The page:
"Lisle says the city will probably deploy some mobile speed display signs along M Street as well."

Transportation Secretary LaHood Meets with DC Officials About Pedestrian Safety Near USDOT
Aug 6, 2010 4:43 PM
(h/t to reader JL) US transportation secretary Ray LaHood just posted on his "Fast Lane Blog" an entry about the recent accidents on M Street, SE near the USDOT headquarters that have resulted in one DOT employee being killed and another being seriously injured after being hit by dump trucks. He writes that he is "really, really worried about our employees' safety," and that he met today with DC Police Chief Cathy Lanier, DDOT's director Gabe Klein, and staff from both agencies to talk about ways to prevent future pedestrian injuries.
He writes: "We agreed to work on a plan that attempts to solve this problem from a variety of angles. Some ideas under consideration include: Extended crossing-guard hours; Stepped-up pedestrian and vehicle enforcement; Pedestrian training and education; Speed trailers (the roadside digital signs that display a driver's speed); Prohibiting "right turn on red" in the Southeast Federal Center area."
But, he also reminds everyone that "the quickest way I can think of to prevent more accidents like these is for employees and visitors walking to and from our building to, please, stay alert." As he says, "[W]hether you're a pedestrian, a bicyclist, or a driver, having the right-of-way does not guarantee your safety."
Judging by the comment thread in my post about Wednesday's incident, there's a lot of concern about pedestrian safety in Near Southeast, not just on M Street but on most of the other streets, as well.

Rearview Mirror: A Horrific Crash on M Street, SE
Aug 5, 2010 3:06 PM
(A sadly well-timed edition of my series of posts looking back on the "old" Near Southeast)
On August 25, 1984, 24-year-old Sandra Scott of Anacostia went on a birthday visit to her mother, Maudie McBrayer, at her Capper apartment at 920 Third Street, SE. Sandra brought her husband, Theodore "Teddy" Crisp, and their three children, five-year-old Chanta, one-year-old Sophia, and six-week-old baby Tandra.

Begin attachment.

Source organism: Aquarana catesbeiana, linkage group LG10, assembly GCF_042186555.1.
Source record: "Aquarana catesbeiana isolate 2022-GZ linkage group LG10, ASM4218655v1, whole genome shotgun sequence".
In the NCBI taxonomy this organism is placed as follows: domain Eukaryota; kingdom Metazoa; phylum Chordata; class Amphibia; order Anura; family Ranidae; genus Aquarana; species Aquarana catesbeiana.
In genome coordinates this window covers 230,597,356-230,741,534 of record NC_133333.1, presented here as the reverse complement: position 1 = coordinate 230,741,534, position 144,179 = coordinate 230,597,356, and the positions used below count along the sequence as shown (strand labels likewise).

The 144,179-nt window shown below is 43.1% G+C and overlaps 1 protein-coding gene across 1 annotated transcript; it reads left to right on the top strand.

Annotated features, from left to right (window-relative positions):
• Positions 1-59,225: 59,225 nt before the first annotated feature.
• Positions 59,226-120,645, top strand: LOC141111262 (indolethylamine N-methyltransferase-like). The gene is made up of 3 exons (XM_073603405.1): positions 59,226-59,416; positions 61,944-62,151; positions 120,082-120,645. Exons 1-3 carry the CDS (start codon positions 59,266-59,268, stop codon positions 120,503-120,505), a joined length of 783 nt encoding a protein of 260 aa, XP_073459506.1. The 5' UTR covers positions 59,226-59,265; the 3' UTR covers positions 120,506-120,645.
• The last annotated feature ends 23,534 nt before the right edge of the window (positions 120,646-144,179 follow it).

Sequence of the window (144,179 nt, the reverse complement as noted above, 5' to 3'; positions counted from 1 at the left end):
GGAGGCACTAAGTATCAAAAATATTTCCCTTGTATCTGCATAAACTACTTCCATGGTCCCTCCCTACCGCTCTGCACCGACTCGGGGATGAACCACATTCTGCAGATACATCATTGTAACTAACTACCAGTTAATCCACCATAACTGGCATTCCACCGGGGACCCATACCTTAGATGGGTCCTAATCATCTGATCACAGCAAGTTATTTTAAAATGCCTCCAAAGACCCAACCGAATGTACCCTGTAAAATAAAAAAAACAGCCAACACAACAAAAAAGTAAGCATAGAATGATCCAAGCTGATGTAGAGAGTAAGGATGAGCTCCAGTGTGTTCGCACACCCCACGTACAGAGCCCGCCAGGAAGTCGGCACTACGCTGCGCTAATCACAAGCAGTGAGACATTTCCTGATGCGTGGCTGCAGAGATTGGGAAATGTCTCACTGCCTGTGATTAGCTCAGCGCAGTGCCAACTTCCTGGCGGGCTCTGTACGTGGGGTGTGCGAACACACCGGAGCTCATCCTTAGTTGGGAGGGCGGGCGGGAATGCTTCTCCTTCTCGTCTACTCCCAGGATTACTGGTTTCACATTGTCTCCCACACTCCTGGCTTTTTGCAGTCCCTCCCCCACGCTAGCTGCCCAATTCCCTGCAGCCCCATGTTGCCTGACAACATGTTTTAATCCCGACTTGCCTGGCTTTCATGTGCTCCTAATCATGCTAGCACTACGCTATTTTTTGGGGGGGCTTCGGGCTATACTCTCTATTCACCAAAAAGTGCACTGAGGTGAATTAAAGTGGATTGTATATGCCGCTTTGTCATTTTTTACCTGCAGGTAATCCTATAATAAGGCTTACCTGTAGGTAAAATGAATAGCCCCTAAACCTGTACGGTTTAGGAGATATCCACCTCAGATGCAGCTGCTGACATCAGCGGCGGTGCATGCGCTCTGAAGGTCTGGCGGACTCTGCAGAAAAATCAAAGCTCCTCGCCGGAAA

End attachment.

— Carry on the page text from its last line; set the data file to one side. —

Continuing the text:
The family then went to a Metrobus stop on the south side of the 200 block of M Street, SE, standing on what was at that time a narrow sidewalk with the long red brick wall left over from the Navy Yard days behind it. Also at the bus stop were 18-year-old Charron McKethean and her six-month old daughter Charquita, who lived at 210 L St., SE, in the Cappers; they were going shopping with Charron's best friend Linda Taylor and Taylor's boyfriend Willie Callihan for an outfit for Charquita's christening the next day.
As they waited at around 6:15 pm, a Plymouth Valiant going eastbound at an estimated 70 to 80 mph in the westbound lanes struck the median, went airborne, landed in the eastbound lanes, partially hopped the curb, and struck all nine people waiting for the bus. The car then flipped, crashed, and burst into flames near Third Street.
The Washington Post described rescue personnel calling the resulting scene "one of the most gruesome they had witnessed," with some of the victims having been crushed by the car against the wall and a lamppost on the sidewalk. "I've been 21 years on this job, and I've never seen anything like it," said Fire Capt. James Thorn, saying that the driver had "just ground [the victims] right into" the lamppost and the brick wall.
Seven of group were killed: Sandra Scott and her entire family died, as well as six-month-old Charquita McKethean and Linda Taylor, who was 18 and lived in the 200 block of M Street, SW. It was believed to be the deadliest car accident in the city's history to that time, and appears to still hold that title today.